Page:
Handily located midway up the railway line between Bangkok and Chiang Mai, the likeable provincial capital of PHITSANULOK makes a useful and pleasant stopover with reasonable hotels and good transport connections, especially to the historical centres of Sukhothai and Kamphaeng Phet. The main sight in town is the country’s second-most important Buddha image, enshrined in historic Wat Mahathat and the focus of pilgrimages from all over Thailand; it is complemented by one of the best ethnology collections in Thailand, at the Sergeant Major Thawee Folklore Museum. There are also several potentially rewarding national parks within an hour or two’s drive along Highway 12, the so-called “Green Route”.
Typically for a riverside town, “Phit’lok” as it’s often nicknamed, is long and narrow. The heart of the city, which occupies the east bank of the Nan River, is easily walkable and still feels quite old-fashioned with its shophouses, traditional restaurants and foodstalls, particularly along Thanon Boromtrailoknat between the police station and the Pailyn Hotel. The two main sights, however, lie at opposite extremities: Wat Mahathat to the north, and the folklore museum 2.5km south.
Huge swathes of Phitsanulok were destroyed by fire in 1957, but the town’s history harks back to a heyday in the late fourteenth and early fifteenth centuries when, with Sukhothai waning in power, it rose to prominence as the favoured home of the crumbling capital’s last rulers. After supremacy was finally wrested by the emerging state of Ayutthaya in 1438, Phitsanulok was made a provincial capital, subsequently becoming a strategic army base during Ayutthaya’s wars with the Burmese, and adoptive home to Ayutthayan princes. The most famous of these was Naresuan, a famously courageous warrior who was governor of Phitsanulok before he assumed the Ayutthayan crown in 1590. The ruins of Naresuan’s Chandra Palace, where both he and his younger brother Akkathasaroth were born, are currently under excavation in the grounds of a former school northwest of the bridge that bears his name; the tramway tour makes a stop there.
Phitsanulok hosts two lively food festivals every year, once during the Western New Year period (Dec 25–Jan 1) and again at Songkhran, the Thai New Year (April 9–15). Almost every restaurant in town participates, selling their trademark dishes from special stalls set up along the east bank of the river, and there’s traditional Thai dance and other entertainments. In February, Phitsanulok honours the Phra Buddha Chinnarat with a week-long festival, which features likay folk-theatre performances and dancing Then, later in the year, on the third weekend of September, traditional longboat races are staged on the Nan River, in front of Wat Mahathat.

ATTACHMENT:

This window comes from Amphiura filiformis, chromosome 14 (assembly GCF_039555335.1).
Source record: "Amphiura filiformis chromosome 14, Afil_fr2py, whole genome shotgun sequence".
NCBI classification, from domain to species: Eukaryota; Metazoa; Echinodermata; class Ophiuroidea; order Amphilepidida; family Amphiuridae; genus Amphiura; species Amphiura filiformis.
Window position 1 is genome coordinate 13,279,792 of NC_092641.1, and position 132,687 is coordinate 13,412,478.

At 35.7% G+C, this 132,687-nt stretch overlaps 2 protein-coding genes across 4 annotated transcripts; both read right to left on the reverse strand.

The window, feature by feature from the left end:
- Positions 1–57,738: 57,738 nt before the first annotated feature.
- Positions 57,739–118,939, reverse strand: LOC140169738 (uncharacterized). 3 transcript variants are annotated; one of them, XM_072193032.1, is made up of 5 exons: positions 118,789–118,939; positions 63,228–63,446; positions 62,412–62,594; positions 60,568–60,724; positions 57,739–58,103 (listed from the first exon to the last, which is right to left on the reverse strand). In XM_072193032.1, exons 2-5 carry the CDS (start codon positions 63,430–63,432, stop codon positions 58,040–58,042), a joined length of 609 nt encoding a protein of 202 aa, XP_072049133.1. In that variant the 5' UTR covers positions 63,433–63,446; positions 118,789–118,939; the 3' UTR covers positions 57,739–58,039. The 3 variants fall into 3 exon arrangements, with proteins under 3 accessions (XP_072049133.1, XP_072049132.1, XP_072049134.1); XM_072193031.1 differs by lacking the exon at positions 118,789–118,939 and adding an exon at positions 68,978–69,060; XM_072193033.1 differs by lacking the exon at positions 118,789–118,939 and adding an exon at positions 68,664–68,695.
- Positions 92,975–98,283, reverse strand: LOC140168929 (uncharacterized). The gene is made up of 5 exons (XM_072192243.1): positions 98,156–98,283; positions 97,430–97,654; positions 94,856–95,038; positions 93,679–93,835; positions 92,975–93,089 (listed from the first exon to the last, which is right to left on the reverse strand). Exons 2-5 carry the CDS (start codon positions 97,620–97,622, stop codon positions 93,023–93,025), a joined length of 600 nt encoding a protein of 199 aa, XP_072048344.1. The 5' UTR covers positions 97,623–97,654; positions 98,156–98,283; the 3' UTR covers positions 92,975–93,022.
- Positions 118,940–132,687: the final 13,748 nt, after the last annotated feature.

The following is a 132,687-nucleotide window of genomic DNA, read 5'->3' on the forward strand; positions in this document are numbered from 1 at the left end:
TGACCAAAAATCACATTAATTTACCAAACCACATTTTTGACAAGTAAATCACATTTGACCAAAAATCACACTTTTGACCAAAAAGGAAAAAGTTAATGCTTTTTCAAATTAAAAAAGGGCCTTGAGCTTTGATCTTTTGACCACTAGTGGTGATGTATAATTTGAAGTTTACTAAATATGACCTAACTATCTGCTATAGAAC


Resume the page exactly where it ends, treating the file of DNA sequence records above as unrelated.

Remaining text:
The Sergeant Major Thawee Folklore Museum (Jatawee Buranaket) puts a different slant on the region’s culture. Its fascinating look at traditional rural life makes this one of the best ethnology museums in the country. The collection, which is housed in a series of wooden pavilions, belongs to former sergeant major Dr Thawee, who has pursued a lifelong personal campaign to preserve and document a way of life that’s gradually disappearing. Highlights include the reconstructed kitchen, veranda and birthing room of a typical village house, known as a “tied house” because its split-bamboo walls are literally tied together with rattan cane; and an exceptionally comprehensive gallery of traps: dozens of specialized contraptions designed to ensnare everything from cockroaches to birds perched on water buffaloes’ backs. There’s also a display on weaving and natural dyes, a collection of traditional toys and some fearsome-looking wooden implements for giving yourself a massage.